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The art of design in healthcare


Mental and behavioral health facilities are shedding their institutional feel in favor of designs that promote healing.


This change couldn’t come at a better time.


The National Institutes of Health estimates that in 2021, nearly one-quarter of U.S. adults suffered some form of mental illness. Among adolescents, those numbers were especially sobering, with 49.5% having some type of mental health disorder (of which 22.2% were categorized as severe).


Other than the obvious concern as a community, what can designers and their print and production partners like Franklin Imaging do to help?


Actually, quite a bit.


Meeting the need for beauty and safety


According to the New York Times, research into the health effects of our surroundings has propelled new design trends in mental healthcare facilities.

  • Adding natural elements is key, as is plenty of light. The art of incorporating these environmental elements into spaces to increase mental wellness and connectivity even has a name: biophilic design.

  • Color therapy is another powerful tool. Blues and greens can support feelings of calm, while reds and oranges generate alertness.

  • Visually cluttered spaces, crowding and noise can increase stress and aggression in both staff and patients, while open spaces and symmetry have the opposite effect.

  • It’s also important to recognize that up to a third of any patient visit can be spent in an exam room. This single room can improve a patient’s overall experience.

Of course, in every area of a health care facility – particularly those in the mental and behavioral health arena – safety is crucial.


A growing need

In 2020, 40 percent of the new specialty hospitals constructed in the U.S. were psychiatric hospitals and behavioral health centers. Architecture and interior design firms with expertise in healthcare design and an ability to generate evidence-based designs have reported increases in activity.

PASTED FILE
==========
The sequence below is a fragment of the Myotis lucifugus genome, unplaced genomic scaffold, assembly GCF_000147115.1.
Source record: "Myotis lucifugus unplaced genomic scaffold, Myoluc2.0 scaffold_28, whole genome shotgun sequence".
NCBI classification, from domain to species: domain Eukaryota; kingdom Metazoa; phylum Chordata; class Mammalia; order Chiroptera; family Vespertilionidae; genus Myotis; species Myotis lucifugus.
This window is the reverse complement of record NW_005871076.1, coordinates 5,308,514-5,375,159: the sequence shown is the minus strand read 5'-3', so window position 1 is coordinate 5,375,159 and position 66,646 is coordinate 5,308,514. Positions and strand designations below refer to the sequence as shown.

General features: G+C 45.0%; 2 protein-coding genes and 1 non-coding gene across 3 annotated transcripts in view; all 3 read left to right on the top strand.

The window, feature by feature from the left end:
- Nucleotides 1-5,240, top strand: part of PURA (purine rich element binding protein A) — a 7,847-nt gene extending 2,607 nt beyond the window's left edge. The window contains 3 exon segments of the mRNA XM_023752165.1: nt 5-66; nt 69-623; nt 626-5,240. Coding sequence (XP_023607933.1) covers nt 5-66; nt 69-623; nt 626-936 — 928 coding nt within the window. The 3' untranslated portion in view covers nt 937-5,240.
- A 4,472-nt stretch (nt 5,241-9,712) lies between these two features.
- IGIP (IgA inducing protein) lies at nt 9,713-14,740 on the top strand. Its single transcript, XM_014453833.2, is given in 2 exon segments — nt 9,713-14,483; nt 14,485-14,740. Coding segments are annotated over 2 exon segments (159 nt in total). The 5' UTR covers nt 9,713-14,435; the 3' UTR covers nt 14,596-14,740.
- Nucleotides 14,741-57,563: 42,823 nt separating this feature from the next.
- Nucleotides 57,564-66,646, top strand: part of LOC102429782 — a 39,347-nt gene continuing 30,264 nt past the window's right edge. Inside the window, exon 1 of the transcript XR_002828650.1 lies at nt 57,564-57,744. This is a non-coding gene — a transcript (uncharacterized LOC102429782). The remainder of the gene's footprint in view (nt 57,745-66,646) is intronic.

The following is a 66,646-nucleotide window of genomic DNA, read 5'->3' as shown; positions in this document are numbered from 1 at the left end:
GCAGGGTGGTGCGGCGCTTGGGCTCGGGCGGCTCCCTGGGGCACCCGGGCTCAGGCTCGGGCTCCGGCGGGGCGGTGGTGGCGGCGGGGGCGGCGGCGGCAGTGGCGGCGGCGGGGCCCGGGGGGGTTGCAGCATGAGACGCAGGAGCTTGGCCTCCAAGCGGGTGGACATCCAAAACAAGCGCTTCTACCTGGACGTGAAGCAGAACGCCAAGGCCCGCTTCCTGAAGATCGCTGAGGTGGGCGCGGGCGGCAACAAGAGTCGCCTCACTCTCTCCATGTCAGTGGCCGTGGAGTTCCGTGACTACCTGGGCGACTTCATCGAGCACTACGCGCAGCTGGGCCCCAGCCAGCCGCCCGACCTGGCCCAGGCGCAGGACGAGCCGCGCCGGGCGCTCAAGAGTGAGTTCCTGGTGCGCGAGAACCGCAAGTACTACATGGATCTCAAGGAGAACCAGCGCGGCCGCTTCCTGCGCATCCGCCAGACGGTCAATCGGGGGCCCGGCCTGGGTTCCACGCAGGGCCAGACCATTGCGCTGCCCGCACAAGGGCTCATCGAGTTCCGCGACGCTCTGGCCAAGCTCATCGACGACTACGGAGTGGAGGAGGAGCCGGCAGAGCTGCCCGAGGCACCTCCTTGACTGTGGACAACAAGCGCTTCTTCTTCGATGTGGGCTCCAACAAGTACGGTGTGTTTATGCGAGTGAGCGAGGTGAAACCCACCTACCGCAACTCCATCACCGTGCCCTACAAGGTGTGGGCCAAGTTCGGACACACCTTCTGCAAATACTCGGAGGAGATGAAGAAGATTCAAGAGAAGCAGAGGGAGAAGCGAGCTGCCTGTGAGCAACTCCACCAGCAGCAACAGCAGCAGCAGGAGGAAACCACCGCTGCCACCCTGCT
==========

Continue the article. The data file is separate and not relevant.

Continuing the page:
As partners in mental and behavioral health facility projects across the country, we use specific materials and specialized production processes to transform spaces with beautiful graphics that are also safe.


Because each finished element that goes into a behavioral unit must be designed and produced so that patients can’t use any of the materials to self-injure or injure others, projects must be created with materials that can include:

  • Polycarbonate that looks like acrylic but won’t shatter. This results in gleaming graphics that elevate any space.

  • Tamper proof hardware that requires a custom tool for removal so visitors can’t use it to harm themselves or others. We can also use strong adhesives to completely remove the need for any installation hardware.

  • Eased edges and radius corners to eliminate ligature points.

  • Graphics printed on softer textures to help absorb more noise.

While you can find more specific building requirements for clinical spaces in publications such as the FGI Guidelines, we’re happy to answer any questions or provide an overview of available production methods for any of your healthcare design ideas. Ask us anything…we’re here to help!


What’s the most creative design element you’ve seen in a hospital or clinical space? We hope you’ll share it with others in the comments – maybe it will spark a new idea for healing!



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